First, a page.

Ano Nuevo Swell Statistics, Autumn: Surf with Light or Offshore Winds
This image shows only the swells directed at Ano Nuevo that coincided with light winds or offshore conditions through a typical northern hemisphere autumn. It is based on 7252 predictions, one every 3 hours. The direction of the spokes show where quality surf generating swell comes from. Five colours illustrate increasing wave sizes. Blue shows the smallest swells, less that 0.5m (1.5 feet) high. Green and yellow show increasing swell sizes and red illustrates the highest swells, greater than >3m (>10ft). In either graph, the area of any colour is proportional to how frequently that size swell occurs.
The diagram suggests that the dominant swell direction, shown by the largest spokes, was WSW, whereas the the dominant wind blows from the NW. The chart at the bottom shows the same thing but without direction information. For example, swells larger than 1.5 feet (0.5m) coincided with good wind conditions 4% of the time, equivalent to 4 days. Open water swells exceeding >3m (>10ft) only happen 1.0% of the time in a typical northern hemisphere autumn, equivalent to just one day but 3% of the time we expect swell in the range 2-3m (6.5-10ft) 3%, equivalent to (3 days). Taking into account the ratio of these swells that coincided with forecast offshore winds, and given the fact that Ano Nuevo is quite sheltered from open water swells, we calculate that clean surf can be found at Ano Nuevo about 4% of the time and that surf is blown out by onshore wind 8% of the time. This is means that we expect 11 days with waves in a typical northern hemisphere autumn, of which 4 days should be clean enough to surf.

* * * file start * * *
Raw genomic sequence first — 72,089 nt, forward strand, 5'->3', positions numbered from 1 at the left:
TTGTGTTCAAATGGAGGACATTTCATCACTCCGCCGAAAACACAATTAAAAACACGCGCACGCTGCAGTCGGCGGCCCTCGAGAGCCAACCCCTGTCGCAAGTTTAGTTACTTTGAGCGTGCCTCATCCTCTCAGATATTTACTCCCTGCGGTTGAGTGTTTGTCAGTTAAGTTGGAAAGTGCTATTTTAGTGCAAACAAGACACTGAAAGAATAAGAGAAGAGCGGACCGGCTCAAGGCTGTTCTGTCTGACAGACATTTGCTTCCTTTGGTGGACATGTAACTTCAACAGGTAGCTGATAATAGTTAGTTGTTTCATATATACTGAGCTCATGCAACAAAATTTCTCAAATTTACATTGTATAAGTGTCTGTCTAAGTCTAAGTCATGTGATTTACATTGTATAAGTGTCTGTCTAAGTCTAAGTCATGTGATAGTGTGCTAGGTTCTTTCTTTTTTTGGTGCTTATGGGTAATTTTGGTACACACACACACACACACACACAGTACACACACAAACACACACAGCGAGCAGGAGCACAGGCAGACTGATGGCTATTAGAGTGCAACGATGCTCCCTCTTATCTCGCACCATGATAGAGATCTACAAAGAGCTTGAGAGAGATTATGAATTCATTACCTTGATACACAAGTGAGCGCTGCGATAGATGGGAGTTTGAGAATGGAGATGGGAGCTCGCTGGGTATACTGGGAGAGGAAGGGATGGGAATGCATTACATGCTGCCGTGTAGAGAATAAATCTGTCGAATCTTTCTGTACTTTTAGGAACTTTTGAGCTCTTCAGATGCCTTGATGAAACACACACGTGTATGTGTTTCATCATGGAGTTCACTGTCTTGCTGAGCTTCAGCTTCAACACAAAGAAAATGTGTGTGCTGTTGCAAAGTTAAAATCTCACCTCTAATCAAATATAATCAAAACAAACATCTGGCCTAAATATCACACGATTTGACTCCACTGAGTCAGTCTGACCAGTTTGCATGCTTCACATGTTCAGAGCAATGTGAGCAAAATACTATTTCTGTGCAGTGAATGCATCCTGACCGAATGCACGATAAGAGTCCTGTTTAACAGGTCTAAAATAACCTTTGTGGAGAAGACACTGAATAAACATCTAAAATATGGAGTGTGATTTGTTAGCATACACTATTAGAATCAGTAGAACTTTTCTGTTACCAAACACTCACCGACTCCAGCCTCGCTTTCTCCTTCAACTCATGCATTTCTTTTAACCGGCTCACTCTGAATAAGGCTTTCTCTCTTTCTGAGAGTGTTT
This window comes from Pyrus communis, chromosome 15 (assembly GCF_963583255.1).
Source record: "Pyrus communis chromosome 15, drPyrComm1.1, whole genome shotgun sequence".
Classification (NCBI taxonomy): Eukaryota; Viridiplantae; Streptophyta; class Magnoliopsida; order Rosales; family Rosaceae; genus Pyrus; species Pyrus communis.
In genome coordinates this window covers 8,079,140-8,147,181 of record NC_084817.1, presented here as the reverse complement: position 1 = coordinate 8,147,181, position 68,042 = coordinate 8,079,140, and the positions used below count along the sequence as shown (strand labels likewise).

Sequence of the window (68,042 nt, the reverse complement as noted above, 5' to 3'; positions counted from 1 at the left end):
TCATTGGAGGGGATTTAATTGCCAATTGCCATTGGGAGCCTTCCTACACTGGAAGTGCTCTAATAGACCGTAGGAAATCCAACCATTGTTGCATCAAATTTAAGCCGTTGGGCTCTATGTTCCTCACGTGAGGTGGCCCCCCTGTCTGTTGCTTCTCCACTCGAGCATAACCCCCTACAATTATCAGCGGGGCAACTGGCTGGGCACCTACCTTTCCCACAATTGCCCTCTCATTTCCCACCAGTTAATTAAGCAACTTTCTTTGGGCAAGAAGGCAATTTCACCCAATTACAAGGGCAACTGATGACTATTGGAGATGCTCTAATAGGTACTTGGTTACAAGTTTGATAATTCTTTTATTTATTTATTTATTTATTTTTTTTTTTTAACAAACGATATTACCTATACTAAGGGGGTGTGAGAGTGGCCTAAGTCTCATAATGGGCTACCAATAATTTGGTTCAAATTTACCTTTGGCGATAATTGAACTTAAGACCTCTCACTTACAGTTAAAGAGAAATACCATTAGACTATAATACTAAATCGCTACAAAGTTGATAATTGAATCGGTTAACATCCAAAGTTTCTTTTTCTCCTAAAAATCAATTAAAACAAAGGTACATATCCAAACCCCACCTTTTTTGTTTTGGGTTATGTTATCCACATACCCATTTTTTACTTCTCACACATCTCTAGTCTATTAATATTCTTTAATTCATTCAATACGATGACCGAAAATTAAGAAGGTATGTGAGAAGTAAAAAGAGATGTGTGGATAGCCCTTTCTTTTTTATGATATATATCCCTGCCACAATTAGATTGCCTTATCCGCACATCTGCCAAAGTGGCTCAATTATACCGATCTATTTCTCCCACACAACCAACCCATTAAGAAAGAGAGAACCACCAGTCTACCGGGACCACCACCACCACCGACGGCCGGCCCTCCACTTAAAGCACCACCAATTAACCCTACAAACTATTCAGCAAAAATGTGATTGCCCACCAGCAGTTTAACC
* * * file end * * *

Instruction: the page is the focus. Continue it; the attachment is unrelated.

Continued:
IMPORTANT: Beta version feature! Swell heights are open water values from NWW3. There is no attempt to model near-shore effects. Coastal wave heights will generally be less, especially if the break does not have unobstructed exposure to the open ocean.